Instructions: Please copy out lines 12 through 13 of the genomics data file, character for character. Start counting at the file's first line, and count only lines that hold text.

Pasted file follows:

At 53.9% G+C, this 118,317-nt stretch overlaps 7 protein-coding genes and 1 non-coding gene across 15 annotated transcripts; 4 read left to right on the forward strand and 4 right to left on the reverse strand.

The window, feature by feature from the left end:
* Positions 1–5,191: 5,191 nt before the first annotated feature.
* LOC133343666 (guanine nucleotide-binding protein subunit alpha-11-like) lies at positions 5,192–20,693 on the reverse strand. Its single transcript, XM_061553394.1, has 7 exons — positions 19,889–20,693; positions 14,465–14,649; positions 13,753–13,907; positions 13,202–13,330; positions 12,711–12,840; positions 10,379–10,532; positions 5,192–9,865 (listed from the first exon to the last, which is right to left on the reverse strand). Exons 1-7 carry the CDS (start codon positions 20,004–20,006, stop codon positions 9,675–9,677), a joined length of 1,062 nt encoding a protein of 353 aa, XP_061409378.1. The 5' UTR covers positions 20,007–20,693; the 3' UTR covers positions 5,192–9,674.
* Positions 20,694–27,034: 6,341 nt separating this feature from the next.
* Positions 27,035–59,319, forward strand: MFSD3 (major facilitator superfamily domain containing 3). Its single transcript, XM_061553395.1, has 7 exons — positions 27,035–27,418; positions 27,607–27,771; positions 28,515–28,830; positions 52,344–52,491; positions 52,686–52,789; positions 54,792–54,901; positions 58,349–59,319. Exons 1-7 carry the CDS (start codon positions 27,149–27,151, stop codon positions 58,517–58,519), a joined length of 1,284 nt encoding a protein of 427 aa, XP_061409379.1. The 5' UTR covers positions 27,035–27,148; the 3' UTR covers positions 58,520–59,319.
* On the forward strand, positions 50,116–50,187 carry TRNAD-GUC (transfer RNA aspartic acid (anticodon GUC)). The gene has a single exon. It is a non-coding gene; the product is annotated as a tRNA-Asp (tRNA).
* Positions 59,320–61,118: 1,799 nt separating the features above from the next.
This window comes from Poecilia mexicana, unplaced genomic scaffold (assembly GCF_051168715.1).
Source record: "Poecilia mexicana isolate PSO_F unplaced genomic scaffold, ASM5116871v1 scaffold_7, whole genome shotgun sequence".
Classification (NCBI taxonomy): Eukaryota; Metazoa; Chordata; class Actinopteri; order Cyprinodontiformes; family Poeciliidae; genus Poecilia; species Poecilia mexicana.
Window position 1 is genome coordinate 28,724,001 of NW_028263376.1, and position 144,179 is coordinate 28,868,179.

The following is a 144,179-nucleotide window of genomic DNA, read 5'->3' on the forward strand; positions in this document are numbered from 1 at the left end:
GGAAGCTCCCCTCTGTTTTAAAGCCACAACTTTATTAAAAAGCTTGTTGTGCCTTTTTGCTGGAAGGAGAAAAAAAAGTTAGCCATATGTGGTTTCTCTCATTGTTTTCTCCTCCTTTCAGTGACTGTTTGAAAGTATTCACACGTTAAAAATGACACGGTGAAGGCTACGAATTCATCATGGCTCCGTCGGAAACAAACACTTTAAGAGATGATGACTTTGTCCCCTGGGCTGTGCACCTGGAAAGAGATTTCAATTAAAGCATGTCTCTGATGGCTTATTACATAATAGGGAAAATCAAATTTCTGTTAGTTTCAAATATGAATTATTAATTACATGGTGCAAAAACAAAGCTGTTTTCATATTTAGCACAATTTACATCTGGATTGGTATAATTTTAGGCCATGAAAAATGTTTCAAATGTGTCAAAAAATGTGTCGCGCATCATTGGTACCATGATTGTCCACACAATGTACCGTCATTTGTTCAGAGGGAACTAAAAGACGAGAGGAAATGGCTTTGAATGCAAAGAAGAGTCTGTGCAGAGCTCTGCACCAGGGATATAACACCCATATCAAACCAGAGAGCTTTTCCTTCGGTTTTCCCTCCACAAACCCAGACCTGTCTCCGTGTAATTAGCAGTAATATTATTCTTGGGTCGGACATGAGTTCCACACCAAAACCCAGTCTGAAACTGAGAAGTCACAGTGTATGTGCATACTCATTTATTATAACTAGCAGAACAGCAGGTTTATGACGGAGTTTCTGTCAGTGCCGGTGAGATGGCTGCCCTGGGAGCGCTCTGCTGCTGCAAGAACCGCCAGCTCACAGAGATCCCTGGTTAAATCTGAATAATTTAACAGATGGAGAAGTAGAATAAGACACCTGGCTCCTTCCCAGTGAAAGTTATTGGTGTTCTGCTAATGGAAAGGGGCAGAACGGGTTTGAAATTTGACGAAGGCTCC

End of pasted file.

Window position 1 is genome coordinate 28,724,001 of NW_028263376.1, and position 144,179 is coordinate 28,868,179.

The following is a 144,179-nucleotide window of genomic DNA, read 5'->3' on the forward strand; positions in this document are numbered from 1 at the left end: